Hom(age) to Ken: Crispy Pork and Braised Aubergine

Hom(age), see what I did there? Ken Hom? Never mind.

I was watching a back episode of Ken Hom’s new programme this morning whilst eating breakfast and it gave me some good ideas (as well as making me want dumplings all day). This dish is inspired by my pal Ken and incorporates a few of his techniques from various recipes I’ve seen him do over the years. It’s simple but there are a few ingredients you’ll need to have. First is kecap manis which is a really sweet, thick, molassesy soy sauce (this is my favourite brand). The second ingredient is Jimmy’s Satay Sauce which is not like the thick peanutty sauces you get over chicken skewers, it is a Malaysian paste which adds a sweet and savoury note to your dishes. If you don’t have these I recommend both heartily!

The benefit of braising the aubergine, rather than frying, is that it doesn’t soak up a load of oil and in this way is slightly healthier (ignore the fact that it’s belly cut) and you get a lot of flavour without the greasiness.

Anyway, here’s the recipe:

Crispy Pork and Braised Aubergine

Crispy Pork and Braised Aubergine

  • Crispy Pork and Braised Aubergine:
  1. 500g of pork belly – sliced into bitesized chunks
  2. One whole onion – roughly chopped
  3. Three spring onions – chopped
  4. Three cloves of garlic – roughly chopped
  5. One whole red chilli – chopped
  6. One whole aubergine – diced into 1cm cubes
  7. 100ml water
  8. Two tbsp rice vinegar
  9. Two tbsp kecap manis
  10. Jimmy’s Satay Sauce
  11. One tbsp dark soy sauce
  12. One tbsp light soy sauce
  13. One tbsp of lime vinegar
  14. Handful fresh coriander
  15. Juice of half a lime (if no lime vinegar use juice of whole lime)
  16. Whole green pepper – sliced into rings

– First, and this is a Ken Hom tip, heat 2tbsp of oil in your wok until smoking and then fry the pork in batches until crispy. Remove each batch and drain in a sieve. This might seem like a hassle but it makes the pork so tender when you return it to the wok later and I promise it’s worth it!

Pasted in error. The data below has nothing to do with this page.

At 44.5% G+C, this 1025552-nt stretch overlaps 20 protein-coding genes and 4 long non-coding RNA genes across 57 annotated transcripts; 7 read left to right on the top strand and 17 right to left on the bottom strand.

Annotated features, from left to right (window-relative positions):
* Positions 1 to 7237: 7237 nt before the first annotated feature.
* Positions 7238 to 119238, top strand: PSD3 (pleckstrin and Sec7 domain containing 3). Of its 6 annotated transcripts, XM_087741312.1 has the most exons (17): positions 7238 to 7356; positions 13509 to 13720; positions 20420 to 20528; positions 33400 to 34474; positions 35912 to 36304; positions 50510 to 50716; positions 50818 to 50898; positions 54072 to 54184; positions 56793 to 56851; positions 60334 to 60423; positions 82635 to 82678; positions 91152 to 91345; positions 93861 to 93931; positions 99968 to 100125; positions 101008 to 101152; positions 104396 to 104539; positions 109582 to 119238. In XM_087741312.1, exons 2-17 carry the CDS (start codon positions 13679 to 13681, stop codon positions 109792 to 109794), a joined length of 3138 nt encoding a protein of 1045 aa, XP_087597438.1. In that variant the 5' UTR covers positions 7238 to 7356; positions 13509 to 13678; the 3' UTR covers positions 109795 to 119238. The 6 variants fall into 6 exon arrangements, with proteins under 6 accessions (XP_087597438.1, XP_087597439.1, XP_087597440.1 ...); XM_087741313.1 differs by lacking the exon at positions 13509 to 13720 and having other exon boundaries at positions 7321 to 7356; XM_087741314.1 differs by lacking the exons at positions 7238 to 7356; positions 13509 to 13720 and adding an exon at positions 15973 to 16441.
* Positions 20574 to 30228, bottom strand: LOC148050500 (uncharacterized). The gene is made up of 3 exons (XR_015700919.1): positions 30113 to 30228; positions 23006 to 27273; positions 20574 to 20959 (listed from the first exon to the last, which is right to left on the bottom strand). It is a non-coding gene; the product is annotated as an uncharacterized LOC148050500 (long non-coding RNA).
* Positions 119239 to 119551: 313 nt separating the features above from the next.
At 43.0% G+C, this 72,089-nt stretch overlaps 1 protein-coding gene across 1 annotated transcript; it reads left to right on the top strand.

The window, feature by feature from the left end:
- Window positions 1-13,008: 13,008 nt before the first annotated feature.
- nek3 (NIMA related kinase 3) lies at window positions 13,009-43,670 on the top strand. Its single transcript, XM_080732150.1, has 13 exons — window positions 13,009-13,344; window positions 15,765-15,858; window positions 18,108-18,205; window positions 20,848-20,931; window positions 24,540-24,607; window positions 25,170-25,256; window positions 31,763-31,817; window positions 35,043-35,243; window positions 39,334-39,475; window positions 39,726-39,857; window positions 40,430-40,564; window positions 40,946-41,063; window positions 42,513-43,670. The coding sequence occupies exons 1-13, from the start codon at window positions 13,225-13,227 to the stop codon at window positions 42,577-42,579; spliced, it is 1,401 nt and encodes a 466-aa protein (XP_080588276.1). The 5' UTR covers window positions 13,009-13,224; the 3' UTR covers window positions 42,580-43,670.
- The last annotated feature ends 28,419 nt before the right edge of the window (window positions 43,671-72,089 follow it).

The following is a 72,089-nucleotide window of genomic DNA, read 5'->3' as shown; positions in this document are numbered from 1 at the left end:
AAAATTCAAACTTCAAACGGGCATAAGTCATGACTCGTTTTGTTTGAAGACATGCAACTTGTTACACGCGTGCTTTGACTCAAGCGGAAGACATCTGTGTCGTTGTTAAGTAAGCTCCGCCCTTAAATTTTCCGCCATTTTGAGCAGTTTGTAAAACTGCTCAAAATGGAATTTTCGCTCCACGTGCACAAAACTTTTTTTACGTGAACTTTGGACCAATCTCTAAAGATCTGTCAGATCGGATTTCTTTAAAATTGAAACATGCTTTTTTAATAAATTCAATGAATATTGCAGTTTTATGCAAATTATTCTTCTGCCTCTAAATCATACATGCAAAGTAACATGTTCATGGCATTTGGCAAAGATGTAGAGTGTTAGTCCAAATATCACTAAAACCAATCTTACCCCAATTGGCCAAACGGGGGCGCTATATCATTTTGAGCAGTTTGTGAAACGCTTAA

– Once all the pork is fried and resting, add to the hot wok the onion and spring union and fry until soft. Next add the garlic and chilli and fry for a further 3 mins.

– Now add the aubergine, the pork and the water and place a lid over your wok. Allow to braise for five minutes.

– It is now time to get it going: bang in your flavours (ingredients 8-14), stir through, and replace the lid for a further three minutes.

– At this stage I’d get  some chow mein noodles on (or whatever style you prefer).

– Finally, you are ready to serve. Drain the noodles and toss in a little toasted sesame oil to stop them sticking and for a bit of rich nutty flavour. Serve the pork and aubergine over the noodles, squeeze the lime over for a bit of zing and top with the green pepper and a few sprigs of coriander.

I’ve just finished eating this and I want more… There’s something about the fatty pork belly and the salty sweetness of the kecap manis that I can’t resist. This dish contains a lot of my favourite things and is a recycled variation on all sorts of dishes I make in order to get the same things in: pork belly, kecap manis and Jimmy’s. With any one of those ingredients you can’t go wrong; with all three, you’re in heaven.